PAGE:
Keep in mind, though, that your policy may have limits on the amounts you can claim. For example, some insurers limit coverage for specific categories of belongings (e.g., jewellery or artwork) and/or each item within the category. In other words, your policy might cover only $4000 for each piece of jewellery you own and no more than $6000 in total for all of your jewellery.
For belongings that depreciate in value over time, such as computers and cameras, your policy might also limit coverage to the item’s current, depreciated value rather than the amount you’d have to pay today to replace it.
The good news is that you can buy extra coverage if your belongings are worth more than what your standard policy includes.
Unlike home insurance, car insurance is mandatory in Canada. So if you buy a car, you’ll have to purchase car insurance too. Car insurance usually includes coverage for physical injuries, property damage, and liability. A comprehensive policy will also protect you if your car gets stolen.
Life insurance protects your loved ones financially in case you die unexpectedly and you’re no longer around to contribute to mortgage payments or loan payments.
If you die without life insurance, your family would have to find a way to make the mortgage payments without the help of your income. And if they’re unable to afford these payments, they’d have to sell the home and move. Life insurance ensures that your family won’t have to worry about how they’ll keep a roof over their head if you die earlier than expected.
You can also use life insurance to protect someone you love from a loan that they’ve co-signed with you, such as a car loan. If you die before you pay off your loan, your co-signer might be on the hook for the money owed on the loan. Life insurance can ensure that there will be money available for the co-signer to use to pay off the loan if you die.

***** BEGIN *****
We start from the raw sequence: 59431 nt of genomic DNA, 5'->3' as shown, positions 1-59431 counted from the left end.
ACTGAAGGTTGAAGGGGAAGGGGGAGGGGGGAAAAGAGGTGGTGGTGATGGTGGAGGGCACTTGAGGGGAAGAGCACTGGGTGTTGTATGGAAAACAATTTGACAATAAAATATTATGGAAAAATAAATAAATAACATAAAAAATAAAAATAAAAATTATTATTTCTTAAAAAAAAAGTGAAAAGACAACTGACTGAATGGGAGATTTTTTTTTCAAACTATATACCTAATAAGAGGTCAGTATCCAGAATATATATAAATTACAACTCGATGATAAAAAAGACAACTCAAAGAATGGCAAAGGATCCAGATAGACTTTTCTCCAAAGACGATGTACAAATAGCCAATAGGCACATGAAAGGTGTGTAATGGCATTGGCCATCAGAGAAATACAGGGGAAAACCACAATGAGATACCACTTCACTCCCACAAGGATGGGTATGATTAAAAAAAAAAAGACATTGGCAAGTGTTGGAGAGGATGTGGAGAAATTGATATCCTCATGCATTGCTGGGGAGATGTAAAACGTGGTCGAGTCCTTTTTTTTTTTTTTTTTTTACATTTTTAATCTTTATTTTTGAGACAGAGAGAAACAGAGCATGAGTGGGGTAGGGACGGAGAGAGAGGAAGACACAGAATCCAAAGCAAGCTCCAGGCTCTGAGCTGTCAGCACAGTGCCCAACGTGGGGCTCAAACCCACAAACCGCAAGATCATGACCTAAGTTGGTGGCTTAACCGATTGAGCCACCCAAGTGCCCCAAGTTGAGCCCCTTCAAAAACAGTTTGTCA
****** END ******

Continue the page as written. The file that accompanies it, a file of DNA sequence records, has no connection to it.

Make a Will
If you’re just getting settled in life, you might think you’re too young to need a will. But if you have any major assets, it’s important to make a will to protect them.
A will is a legal document that specifies how your assets should be divided up when you die. It indicates who you’d like to give your home, car, or cottage to, for example. And it lets you allocate any special possessions, such as a sentimental piece of jewellery or artwork, to a particular person.
If you don’t have a will, your assets will be divided up and distributed to people based on the default formula used in your province or territory. This distribution probably won’t match your wishes. And even in families that get along well, it can lead to bitter arguments and disputes about who gets what.
What’s even worse is that if you don’t have relatives or they can’t be located, the government might even take your assets and keep them. You already give the government a generous share of your wealth each year when you pay income tax. So we’re betting that you’d like to avoid giving them any more of your assets—especially the ones you worked so hard to purchase and protect while you were alive. A will helps you do this.
Keep a Healthy Balance in your Savings Account
Your savings account doesn’t directly protect your assets. But it does safeguard them indirectly by helping you hold on to them.
Specifically, when you have savings, you’re able to pay for any routine maintenance or emergency repairs that your assets need. For example, if your roof leaks or your car battery dies, a healthy savings account helps you pay for the repair or replacement.
You’ll also need funds to cover any recurring fees that come along with owning your assets. These might include property tax payments, license plate renewal fees, or the annual cost of a safe deposit box at your bank.
Protecting Big Purchases Doesn’t Have to Be Hard
Buying a home, car, or pricey personal belonging is a big financial investment. And there’s a good chance that your asset has sentimental value too. That’s why it pays to protect these kinds of items.
Fortunately, protecting your big purchases isn’t hard. Insuring your assets and maintaining a healthy savings account helps you hang on to your prized possessions while you’re alive. And buying life insurance and making a will lets you protect them after you die.
These approaches ensure that the money, time, and energy that you’ve put into buying and taking care of your assets don’t go to waste.